Genetic Ancestry: Intro to Personal DNA Tests

Posted February 16, 2011 by Geni | One Comment


Our DNA holds the answers to a lot of questions. Ancestry is one of them. When we have our genome analyzed, we can compare our data to the community aggregate as well as known-relations. DNA testing provides us the ability to see who we’re related to, and how closely.

Family Tree DNA and 23andMe are two of the most well-known direct-to-consumer DNA testing companies. They both offer Y-DNA, Mitochondrial DNA, and Autosomal DNA tests. Family Tree DNA offers a wider range of tests with granular control, but 23andMe has a comparatively less expensive comprehensive package. The exact way that the two companies work with genetics is slightly different, but there shouldn’t be much of a difference to genealogists without a background in genetics.

Very simply put, Y-DNA traces your direct paternal lineage, Mitochondrial DNA traces your direct maternal lineage, and Autosomal DNA allows you to find out how closely related you are to other people. When you’re using genetics for genealogical purposes, that’s all you really need to know to get started. Once you’ve grasped the basics, you can read more about how genetics works.

It’s also important to note that the more data you can collect genetically, the more useful it will be for your genealogical research. For example, women don’t have a Y Chromosome, so they’ll need to have their brother, father, paternal grandfather, or paternal uncle provide a DNA sample. Also, having both of your parents’ DNA analyzed could potentially help figure out which side of your family you match on with a distant relative. If it weren’t for the substantial cost for each DNA analysis, I would recommend that you have your whole family genotyped. If you’re in the position to get the kits, they make pretty unique gifts.

I have gotten myself tested, and I’ll walk you through to process and results. Keep an eye on the blog for more updates on Ancestral DNA Tests.

Image Credit: Zephyris


  • Erich Schlaikjer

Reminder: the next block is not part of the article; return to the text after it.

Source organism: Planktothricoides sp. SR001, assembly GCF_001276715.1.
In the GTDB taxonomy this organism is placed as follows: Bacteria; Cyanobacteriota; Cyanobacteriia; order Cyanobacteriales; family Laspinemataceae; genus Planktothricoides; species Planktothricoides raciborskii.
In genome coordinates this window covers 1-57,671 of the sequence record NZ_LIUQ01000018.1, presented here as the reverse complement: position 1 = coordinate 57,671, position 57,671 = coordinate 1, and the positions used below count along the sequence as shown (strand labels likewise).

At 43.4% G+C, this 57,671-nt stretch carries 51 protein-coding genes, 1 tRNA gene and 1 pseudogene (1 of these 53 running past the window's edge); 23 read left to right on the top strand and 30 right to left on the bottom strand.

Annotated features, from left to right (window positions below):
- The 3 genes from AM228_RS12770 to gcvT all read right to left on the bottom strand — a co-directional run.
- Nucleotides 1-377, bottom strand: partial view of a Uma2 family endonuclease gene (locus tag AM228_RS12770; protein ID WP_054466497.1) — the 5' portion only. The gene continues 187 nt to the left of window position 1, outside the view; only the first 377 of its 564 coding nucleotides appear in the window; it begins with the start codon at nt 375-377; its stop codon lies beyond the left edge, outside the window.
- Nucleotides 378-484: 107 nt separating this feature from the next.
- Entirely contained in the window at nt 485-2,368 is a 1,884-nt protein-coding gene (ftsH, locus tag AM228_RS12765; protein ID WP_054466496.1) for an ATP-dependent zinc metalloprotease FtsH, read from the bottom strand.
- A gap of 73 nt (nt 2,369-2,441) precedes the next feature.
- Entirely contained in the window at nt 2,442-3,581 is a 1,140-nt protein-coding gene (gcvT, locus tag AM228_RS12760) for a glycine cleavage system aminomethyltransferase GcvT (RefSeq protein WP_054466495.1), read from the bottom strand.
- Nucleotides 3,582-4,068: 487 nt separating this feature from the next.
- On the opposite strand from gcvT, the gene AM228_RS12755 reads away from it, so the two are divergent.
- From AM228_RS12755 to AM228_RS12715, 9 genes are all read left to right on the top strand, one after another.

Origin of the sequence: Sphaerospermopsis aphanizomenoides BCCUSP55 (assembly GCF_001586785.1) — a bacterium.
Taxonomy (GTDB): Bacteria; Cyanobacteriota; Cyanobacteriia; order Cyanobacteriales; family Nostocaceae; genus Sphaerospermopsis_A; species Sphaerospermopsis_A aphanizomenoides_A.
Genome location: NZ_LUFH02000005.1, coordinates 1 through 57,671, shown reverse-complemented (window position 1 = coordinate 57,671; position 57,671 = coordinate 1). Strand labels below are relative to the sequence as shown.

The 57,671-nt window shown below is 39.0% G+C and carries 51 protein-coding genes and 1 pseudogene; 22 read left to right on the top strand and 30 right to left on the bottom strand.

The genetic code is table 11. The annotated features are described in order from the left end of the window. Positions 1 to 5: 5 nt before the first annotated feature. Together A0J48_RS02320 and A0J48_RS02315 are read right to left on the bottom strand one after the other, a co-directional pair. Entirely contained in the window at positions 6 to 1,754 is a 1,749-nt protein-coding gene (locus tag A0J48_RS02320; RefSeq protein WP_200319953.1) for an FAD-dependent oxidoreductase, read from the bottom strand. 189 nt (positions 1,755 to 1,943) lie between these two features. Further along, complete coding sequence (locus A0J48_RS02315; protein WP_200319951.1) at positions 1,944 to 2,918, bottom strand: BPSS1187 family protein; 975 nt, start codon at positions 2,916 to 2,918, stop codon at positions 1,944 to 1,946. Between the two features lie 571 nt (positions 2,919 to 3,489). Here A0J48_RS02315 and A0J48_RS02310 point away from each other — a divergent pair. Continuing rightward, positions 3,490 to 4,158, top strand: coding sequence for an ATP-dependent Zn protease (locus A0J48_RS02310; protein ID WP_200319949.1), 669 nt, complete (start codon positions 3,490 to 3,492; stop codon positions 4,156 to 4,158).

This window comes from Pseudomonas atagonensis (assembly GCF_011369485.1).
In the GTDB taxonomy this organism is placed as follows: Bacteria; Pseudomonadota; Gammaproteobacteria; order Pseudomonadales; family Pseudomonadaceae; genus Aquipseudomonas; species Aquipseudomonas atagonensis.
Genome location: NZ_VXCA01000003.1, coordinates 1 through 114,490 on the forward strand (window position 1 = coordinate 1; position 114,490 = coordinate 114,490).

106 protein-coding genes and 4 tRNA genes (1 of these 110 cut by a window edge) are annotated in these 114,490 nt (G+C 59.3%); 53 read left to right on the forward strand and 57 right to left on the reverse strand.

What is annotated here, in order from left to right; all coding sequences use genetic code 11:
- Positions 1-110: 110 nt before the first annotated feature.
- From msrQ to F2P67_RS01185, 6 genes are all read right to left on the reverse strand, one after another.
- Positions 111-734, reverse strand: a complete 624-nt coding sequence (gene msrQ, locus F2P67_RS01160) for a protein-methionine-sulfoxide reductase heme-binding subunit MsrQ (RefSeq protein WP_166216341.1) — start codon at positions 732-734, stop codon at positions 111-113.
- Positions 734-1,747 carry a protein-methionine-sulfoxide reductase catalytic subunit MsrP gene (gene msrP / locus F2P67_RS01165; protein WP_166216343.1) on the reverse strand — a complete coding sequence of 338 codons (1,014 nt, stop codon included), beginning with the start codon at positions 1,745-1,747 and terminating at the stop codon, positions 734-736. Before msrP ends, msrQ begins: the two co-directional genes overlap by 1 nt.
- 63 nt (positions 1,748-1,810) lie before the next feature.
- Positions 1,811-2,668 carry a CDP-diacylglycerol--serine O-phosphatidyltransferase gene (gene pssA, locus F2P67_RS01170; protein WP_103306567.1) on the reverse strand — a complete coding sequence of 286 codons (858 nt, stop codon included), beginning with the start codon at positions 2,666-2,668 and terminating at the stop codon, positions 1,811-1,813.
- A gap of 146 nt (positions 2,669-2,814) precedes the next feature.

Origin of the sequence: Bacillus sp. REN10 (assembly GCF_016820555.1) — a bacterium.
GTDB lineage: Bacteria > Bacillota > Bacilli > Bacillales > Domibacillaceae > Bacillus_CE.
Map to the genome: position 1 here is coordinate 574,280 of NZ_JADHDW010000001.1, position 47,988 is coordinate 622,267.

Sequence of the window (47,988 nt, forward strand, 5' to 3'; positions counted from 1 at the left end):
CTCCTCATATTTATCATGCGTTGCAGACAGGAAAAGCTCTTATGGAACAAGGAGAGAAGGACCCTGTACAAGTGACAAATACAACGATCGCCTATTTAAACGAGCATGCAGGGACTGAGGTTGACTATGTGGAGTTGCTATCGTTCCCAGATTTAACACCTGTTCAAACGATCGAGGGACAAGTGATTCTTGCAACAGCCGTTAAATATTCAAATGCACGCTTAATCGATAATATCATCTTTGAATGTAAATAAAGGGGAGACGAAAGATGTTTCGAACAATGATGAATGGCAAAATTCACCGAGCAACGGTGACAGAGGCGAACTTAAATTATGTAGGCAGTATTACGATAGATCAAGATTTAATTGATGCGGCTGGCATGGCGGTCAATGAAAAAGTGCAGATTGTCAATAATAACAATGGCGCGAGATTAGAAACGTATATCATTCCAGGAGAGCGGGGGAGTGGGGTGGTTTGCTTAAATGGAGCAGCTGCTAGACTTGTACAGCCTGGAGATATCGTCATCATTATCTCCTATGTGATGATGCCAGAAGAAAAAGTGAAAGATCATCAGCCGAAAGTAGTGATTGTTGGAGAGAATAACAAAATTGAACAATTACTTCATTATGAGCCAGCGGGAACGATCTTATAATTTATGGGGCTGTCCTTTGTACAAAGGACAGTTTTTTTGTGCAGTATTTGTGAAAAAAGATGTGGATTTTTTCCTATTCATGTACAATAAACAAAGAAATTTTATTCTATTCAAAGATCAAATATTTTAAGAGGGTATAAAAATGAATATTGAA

I had my DNA sequenced at FamilyTreeDNA. It is fun. But I am not sure of its value as a genealogical tool. After doing myself, I sponsored three other people who share my surname.nnOn the 12-marker level, I differ in one allele from my second cousin (same great-grandfather). I differ in the same allele from my third cousin once removed in Germany.nnOne might suppose then, that I or my father or grandfather is a mutant from some family “standard” in that allele.nnThen I tested an Australian with the same surname, who *might* be my 6th cousin. The connection involves a bit of guesswork. Anyway, he differs from me in the same allele (DYS #391) and two others. So, 3 out of 12. He differs from my German relative in 2 alleles.nnThat was tantalising, so I paid to upgrade both of them to 25 markers (I already had 37 for myself). On the additional 13 markers, my German cousin and I differ in 1, so 2/25 differences. My Australian friend differs in 7 out of the 13 new markers from both myself and my German cousin, for a total of 10/25 differences from me.nnSo, I get the feeling that the Australian gentleman and I are not related in the way we suppose, but it is a game of statistics. If I can differ in two alleles from my well-documented German cousin, how many differences is “normal” in a distant 6th cousin? I could keep paying for more upgrades, but I have lost the feeling that it would prove anything.nnMeanwhile, on the FamilytreeDNA site, there are three people with different surnames who differ from me in just 2/25 locations, the same as my German cousin. Nobody matched me at 67 markers (I wonder if my own father would). Are those people related within documented history (say 400 years)? Seems unlikely, unless there’s a lot of illegitimacy about. And so u2026 even 2/25 is not really significant, or at most just says “yes, you are both white guys from Northern Europe”.nnHaving my mitochondrial DNA done had the amusement value of telling me that my “daughter of Eve” is Jasmine, but not much else. Again, there are some matches on FamilyTreeDNA, but nothing conclusive, and all is further obscured by the changing surnames in every matrilineal generation.nnIt was all sort of worth the ride, I suppose. Maybe future advances will make it more helpful.n